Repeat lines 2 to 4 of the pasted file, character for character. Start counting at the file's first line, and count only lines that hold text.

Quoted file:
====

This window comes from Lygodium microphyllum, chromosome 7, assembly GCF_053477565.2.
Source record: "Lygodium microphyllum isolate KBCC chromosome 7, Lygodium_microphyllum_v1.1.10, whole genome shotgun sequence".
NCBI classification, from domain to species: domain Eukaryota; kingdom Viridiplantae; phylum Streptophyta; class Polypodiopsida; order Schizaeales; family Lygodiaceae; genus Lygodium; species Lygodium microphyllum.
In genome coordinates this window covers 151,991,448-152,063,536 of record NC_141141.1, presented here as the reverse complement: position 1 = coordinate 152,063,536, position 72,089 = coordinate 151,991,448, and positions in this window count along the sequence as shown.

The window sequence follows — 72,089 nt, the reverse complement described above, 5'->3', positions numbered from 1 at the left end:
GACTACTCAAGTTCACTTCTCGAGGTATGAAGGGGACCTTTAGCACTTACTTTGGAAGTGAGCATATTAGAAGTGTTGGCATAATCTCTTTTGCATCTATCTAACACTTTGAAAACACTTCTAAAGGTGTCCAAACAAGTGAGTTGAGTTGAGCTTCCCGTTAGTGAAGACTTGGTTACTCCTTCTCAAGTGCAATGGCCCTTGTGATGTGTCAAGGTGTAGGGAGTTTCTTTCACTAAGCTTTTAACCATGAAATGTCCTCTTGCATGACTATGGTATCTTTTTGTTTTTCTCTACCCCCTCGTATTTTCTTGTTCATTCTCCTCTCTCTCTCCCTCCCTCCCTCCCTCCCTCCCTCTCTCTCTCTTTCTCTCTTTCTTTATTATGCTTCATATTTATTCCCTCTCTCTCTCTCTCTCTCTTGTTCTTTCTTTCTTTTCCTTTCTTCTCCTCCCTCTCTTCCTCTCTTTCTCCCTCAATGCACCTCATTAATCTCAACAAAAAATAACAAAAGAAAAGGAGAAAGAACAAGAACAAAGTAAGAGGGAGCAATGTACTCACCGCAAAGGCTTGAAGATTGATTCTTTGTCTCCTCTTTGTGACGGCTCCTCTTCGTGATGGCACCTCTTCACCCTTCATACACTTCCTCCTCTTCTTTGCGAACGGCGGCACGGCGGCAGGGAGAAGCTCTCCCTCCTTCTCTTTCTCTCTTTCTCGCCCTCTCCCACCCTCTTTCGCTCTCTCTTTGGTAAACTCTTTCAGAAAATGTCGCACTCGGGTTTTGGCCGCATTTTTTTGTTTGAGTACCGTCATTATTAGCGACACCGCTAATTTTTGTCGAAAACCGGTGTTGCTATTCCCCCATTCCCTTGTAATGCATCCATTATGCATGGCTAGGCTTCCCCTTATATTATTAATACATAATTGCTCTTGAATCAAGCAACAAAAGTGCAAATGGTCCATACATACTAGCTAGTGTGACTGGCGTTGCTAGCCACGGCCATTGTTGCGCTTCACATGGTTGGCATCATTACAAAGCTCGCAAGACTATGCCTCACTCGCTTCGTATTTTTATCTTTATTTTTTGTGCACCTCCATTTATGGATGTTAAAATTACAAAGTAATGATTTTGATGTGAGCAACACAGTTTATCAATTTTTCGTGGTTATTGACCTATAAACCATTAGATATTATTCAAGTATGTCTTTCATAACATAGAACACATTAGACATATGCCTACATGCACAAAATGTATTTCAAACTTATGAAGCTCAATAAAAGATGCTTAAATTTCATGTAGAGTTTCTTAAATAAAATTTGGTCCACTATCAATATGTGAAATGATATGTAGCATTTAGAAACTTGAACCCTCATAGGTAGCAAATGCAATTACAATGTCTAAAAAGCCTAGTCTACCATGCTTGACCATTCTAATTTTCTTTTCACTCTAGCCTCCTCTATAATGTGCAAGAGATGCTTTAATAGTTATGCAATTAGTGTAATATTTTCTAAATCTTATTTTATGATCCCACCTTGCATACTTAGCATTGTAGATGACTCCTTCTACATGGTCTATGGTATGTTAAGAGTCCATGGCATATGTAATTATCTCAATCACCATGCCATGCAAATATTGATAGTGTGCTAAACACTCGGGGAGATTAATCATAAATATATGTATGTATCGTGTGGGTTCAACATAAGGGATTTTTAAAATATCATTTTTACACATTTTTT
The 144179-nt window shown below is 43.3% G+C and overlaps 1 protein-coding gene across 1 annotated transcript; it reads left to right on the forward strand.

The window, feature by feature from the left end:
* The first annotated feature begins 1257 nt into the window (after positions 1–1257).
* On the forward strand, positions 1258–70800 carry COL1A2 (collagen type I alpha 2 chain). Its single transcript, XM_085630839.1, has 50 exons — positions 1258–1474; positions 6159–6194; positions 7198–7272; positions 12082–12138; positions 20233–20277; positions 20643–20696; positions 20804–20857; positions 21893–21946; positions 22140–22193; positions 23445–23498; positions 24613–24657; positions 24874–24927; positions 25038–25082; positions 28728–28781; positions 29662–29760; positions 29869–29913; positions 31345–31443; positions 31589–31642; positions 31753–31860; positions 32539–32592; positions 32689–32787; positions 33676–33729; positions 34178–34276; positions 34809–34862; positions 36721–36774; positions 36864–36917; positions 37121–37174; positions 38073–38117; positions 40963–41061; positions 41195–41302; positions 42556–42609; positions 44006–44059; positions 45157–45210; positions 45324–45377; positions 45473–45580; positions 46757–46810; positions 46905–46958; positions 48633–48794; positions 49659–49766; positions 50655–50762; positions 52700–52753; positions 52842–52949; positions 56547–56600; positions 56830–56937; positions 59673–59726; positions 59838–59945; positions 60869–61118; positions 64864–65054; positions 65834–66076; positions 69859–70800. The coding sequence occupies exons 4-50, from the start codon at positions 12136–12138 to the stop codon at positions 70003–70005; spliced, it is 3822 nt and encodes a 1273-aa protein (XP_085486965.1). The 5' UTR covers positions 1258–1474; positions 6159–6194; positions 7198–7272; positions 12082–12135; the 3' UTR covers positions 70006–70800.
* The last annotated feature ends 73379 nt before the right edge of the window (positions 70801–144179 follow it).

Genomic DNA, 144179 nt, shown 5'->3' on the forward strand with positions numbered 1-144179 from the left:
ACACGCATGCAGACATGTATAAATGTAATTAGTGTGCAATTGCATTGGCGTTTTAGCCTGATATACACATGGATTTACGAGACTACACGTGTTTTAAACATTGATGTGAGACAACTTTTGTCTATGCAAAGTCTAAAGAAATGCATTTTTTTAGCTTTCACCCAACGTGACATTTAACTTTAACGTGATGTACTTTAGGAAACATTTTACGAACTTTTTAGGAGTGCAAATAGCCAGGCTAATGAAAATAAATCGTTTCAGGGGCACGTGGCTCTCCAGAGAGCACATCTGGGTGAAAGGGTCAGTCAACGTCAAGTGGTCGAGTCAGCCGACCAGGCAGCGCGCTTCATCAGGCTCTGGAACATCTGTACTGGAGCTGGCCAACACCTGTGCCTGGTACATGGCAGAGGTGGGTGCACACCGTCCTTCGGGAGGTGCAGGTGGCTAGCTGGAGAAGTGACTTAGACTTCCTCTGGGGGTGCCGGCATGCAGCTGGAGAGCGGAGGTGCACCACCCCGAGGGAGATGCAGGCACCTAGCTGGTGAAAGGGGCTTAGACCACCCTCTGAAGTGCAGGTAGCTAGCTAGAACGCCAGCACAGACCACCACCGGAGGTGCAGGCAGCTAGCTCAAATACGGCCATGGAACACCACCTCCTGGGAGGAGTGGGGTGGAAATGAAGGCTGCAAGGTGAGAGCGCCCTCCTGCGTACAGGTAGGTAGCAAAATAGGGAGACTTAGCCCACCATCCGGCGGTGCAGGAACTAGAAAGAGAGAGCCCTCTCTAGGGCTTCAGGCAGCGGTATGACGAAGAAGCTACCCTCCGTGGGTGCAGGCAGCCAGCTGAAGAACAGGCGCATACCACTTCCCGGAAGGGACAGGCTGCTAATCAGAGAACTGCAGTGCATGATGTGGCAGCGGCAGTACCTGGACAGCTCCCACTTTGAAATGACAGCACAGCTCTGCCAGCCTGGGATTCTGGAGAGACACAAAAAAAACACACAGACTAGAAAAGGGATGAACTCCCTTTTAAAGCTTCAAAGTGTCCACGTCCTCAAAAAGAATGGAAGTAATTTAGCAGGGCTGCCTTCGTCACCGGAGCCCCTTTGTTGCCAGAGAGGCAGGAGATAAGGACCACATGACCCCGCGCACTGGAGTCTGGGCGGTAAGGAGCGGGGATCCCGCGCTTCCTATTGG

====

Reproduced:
Source record: "Lygodium microphyllum isolate KBCC chromosome 7, Lygodium_microphyllum_v1.1.10, whole genome shotgun sequence".
NCBI classification, from domain to species: domain Eukaryota; kingdom Viridiplantae; phylum Streptophyta; class Polypodiopsida; order Schizaeales; family Lygodiaceae; genus Lygodium; species Lygodium microphyllum.
In genome coordinates this window covers 151,991,448-152,063,536 of record NC_141141.1, presented here as the reverse complement: position 1 = coordinate 152,063,536, position 72,089 = coordinate 151,991,448, and positions in this window count along the sequence as shown.